In addition to changes to the tax rates changes, assuming that the Tax Reform bill passes by the end of 2017, 2018 will also see large changes to the system of deductions.
Standard Deduction Amounts
For 2018, the standard deduction amounts will increase to $12,000 for individuals, $18,000 for heads of household, and $24,000 for married couples filing jointly and surviving spouses.
If you are over age 65, blind or disabled, you will be entitled to an additional $1,300 to your standard deduction ($1,600 for unmarried taxpayers).
These are being abolished for 2018. This will mean no additional exemptions for Children and other dependents.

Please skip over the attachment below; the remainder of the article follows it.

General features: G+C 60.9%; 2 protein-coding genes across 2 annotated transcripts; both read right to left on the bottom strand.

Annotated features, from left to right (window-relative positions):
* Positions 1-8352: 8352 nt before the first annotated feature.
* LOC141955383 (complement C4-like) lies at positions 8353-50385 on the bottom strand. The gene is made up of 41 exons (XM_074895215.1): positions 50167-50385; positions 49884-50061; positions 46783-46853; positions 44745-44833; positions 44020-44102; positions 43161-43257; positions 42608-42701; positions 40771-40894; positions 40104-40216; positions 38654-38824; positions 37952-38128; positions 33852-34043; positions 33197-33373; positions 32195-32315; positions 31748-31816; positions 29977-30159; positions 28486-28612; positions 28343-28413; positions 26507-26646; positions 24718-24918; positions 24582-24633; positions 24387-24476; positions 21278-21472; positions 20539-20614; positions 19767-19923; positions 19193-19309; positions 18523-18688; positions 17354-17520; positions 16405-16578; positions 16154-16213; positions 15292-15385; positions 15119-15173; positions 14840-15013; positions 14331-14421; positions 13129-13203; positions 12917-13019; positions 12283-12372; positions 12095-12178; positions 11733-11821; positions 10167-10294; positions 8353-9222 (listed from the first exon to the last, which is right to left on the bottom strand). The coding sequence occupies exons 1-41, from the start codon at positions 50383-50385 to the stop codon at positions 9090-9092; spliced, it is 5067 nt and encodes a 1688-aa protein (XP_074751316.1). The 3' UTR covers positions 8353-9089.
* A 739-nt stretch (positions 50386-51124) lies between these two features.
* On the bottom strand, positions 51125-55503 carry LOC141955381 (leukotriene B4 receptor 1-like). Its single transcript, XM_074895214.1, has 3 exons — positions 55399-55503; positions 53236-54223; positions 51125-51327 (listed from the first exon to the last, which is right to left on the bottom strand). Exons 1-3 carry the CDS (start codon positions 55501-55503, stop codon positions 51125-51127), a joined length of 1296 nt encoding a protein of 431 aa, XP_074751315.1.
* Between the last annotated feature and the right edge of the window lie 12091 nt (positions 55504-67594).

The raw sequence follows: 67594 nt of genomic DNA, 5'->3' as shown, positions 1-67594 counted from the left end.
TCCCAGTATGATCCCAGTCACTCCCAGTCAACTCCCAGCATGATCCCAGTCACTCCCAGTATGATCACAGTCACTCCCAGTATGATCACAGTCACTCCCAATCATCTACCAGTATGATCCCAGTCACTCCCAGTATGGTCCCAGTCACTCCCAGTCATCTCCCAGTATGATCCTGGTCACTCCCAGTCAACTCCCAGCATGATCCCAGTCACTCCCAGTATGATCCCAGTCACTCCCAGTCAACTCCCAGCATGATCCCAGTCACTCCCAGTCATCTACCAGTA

Alternative minimum tax (AMT) exemption
The AMT amounts are adjusted for inflation:
Some additional tax credits and deductions are being adjusted for 2018. These include:
- Child Tax Credit – The child tax credit will be increased to $2,000 per qualifying child and will be refundable up to $1,400, subject to phaseouts. The bill also includes a temporary $500 nonrefundable credit for other qualifying dependents (for example, older adults).
- Student Loan Interest Deduction –For 2018, the maximum amount that you can deduct for interest paid on student loans remains at $2,500.
- State and Local Taxes- the deduction will be capped at $10,000
- Mortgage Interest deduction- you can currently claim a deduction on mortgages up to $1m, this is being reduced to $750,000.
- Casualty Losses – these will only be allowable where a disaster has been declared by the President
Moving Expenses – these will no longer be deductible.